On January 11, at the behest of the Malian government, the French military intervened to halt the advance of Islamist rebels in northern Mali toward the center of the country. The French troops were sent to Mali after months of ineffectual negotiations at the United Nations to send a multinational force. Upon France’s intervention, the Security Council called for an “emergency deployment” of an African-led force to Mali.

The Economic Community of West Africa States (ECOWAS) joined this intervention alongside France. Several ECOWAS nations—Burkina Faso, Guinea, Niger, Nigeria, Togo, and Senegal—have committed to sending troops to Mali. Chad, a central African country not a member of ECOWAS, has also committed 2,000 troops to the conflict. As of yet, only troops from Togo and Nigeria have arrived in Mali, with troops from Niger and Chad preparing to deploy from Niger. Nigeria has pledged 1,200 troops to the Malian conflict—even as its own struggle with Boko Haram continues—calling the Malian conflict a “threat to the whole of the region.”  Remaining African troops are set to arrive within the next few days.

France has 1,800 troops on the ground in Mali, with another 700 pledged in Operation Serval. The French are participating in both air raids and ground operations, while the majority of these troops are providing support for Malian brigades. The French have stated they intend to remain in Mali until “stability” is reestablished, but are actively pushing for African troops to take the reins in the operation. For its part, the European Union has approved a $16 million, fifteen-month training mission for Malian troops, based in Bamako.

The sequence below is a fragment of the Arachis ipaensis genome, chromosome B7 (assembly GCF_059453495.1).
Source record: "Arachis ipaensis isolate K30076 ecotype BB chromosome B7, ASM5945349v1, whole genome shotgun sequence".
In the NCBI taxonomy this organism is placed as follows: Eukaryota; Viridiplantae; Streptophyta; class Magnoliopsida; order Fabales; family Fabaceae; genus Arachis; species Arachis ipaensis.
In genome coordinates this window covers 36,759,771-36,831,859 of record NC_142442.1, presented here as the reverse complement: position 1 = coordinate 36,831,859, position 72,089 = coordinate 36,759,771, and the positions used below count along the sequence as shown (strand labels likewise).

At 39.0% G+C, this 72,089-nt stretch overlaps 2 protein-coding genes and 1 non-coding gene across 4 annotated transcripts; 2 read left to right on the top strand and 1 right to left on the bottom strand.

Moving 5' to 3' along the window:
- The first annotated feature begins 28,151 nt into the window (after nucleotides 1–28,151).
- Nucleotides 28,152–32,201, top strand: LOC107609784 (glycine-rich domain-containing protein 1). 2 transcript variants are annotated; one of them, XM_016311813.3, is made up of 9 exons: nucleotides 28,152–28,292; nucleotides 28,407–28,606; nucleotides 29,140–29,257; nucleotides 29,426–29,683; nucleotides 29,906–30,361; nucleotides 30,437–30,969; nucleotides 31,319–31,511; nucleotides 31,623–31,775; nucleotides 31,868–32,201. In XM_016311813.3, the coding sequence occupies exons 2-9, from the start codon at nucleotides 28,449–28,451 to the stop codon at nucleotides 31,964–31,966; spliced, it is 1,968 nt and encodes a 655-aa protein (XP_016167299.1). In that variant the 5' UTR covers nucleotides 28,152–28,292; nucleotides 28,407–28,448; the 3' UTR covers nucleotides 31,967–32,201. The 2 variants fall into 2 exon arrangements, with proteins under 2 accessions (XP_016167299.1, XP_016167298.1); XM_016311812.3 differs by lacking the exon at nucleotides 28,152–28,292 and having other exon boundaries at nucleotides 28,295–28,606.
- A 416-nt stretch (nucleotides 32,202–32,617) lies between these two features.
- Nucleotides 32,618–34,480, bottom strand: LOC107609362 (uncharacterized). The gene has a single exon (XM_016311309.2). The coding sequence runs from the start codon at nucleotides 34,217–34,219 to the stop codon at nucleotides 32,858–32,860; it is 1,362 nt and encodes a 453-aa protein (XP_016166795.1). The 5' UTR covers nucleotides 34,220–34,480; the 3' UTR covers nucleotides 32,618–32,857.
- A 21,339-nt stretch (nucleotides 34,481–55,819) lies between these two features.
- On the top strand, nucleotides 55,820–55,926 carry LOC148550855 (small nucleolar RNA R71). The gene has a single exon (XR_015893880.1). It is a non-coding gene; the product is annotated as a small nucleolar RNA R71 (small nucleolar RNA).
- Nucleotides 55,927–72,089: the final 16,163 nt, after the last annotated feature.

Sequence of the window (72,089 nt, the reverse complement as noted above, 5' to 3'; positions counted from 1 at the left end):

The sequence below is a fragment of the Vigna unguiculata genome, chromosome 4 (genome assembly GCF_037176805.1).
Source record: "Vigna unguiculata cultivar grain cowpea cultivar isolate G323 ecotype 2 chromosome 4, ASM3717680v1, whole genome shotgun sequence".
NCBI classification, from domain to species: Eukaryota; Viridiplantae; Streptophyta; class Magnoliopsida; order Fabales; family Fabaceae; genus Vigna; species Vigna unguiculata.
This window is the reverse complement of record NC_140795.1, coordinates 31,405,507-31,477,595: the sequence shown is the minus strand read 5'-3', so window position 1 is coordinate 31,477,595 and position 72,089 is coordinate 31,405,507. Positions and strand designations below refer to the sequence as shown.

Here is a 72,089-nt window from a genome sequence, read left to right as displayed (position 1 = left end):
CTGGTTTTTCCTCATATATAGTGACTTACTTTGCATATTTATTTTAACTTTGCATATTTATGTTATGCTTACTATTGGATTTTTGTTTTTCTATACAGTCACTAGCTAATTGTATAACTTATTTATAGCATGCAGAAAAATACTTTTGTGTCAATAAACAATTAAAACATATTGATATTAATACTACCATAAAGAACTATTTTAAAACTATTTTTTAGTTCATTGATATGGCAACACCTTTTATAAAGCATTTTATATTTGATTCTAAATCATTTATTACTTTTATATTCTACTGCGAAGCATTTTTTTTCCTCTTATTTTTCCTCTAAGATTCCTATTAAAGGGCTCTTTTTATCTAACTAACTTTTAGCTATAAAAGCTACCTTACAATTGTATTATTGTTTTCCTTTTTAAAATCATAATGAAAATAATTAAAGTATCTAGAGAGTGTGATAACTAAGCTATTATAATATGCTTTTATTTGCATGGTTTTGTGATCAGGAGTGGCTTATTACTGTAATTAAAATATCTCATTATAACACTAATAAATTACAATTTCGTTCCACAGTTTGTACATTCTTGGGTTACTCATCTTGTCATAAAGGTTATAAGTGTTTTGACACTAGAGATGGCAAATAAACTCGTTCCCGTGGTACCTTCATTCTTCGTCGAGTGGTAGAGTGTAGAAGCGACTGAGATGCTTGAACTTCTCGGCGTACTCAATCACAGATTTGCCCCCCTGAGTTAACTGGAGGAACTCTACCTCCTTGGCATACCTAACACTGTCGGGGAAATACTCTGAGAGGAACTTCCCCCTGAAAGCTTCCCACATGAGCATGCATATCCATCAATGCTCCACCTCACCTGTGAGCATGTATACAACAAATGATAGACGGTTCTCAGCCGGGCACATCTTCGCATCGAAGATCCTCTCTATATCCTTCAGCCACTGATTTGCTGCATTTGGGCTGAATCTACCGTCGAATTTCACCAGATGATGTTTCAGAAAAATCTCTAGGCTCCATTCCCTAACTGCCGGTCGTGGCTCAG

State Department spokeswoman Victoria Nuland announced that the United States will send “about 100ish trainers” to Nigeria, Niger, Burkina Faso, Togo, and Ghana.

The maps above show the countries directly involved in the conflict, and those Western nations offering logistical support to the intervening troops. (see larger map)

What to Watch

Military Progress: There are reports that the Malian army has retaken control of Konna and Diabaly, two strategic towns that have been bombed by French forces in the past few days. These reports are still unconfirmed. The rebel seizure of Konna, only 700 kilometers from Bamako, was the event that triggered French intervention in Mali.

Map by Benjamin Landy